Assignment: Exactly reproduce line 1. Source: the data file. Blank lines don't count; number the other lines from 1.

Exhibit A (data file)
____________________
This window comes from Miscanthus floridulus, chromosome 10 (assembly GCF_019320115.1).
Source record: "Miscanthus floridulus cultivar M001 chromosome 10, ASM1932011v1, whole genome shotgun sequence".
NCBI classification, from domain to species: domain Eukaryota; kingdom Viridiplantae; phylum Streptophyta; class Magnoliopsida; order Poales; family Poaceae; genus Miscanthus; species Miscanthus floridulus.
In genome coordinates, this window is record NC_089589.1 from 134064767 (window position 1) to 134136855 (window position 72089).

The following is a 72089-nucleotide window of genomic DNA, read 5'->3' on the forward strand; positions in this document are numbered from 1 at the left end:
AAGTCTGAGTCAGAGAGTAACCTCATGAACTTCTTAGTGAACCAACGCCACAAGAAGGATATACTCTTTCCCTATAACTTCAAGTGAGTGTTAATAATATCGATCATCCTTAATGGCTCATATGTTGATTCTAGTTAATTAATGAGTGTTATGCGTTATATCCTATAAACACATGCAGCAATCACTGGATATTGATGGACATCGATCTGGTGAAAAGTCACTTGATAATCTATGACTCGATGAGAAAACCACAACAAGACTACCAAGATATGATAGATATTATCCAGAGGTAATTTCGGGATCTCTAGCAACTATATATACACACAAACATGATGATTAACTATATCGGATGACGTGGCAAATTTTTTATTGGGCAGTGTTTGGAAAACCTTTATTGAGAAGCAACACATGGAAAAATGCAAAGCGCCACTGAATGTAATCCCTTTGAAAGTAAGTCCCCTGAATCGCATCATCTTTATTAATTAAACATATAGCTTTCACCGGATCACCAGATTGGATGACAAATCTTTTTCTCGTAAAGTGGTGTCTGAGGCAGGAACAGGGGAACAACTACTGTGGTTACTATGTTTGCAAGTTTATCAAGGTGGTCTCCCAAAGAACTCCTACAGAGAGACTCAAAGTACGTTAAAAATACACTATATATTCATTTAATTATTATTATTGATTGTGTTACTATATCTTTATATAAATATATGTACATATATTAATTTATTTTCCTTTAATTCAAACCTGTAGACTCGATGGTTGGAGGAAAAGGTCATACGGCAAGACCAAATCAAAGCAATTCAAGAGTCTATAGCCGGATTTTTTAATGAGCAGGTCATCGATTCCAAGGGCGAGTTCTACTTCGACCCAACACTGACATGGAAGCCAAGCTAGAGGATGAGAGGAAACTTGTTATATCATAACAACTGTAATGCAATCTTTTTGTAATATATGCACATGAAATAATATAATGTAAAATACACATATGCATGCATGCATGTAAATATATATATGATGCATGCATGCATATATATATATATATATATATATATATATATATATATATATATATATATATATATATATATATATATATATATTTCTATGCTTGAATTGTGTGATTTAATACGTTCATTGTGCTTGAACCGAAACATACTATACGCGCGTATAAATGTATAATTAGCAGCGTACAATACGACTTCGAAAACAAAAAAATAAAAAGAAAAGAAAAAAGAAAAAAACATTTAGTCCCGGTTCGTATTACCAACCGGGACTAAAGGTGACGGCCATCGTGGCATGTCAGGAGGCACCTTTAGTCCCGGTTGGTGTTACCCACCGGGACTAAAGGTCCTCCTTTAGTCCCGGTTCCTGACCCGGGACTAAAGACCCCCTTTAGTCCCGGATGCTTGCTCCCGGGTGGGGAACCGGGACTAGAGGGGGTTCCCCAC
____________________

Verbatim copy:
This window comes from Miscanthus floridulus, chromosome 10 (assembly GCF_019320115.1).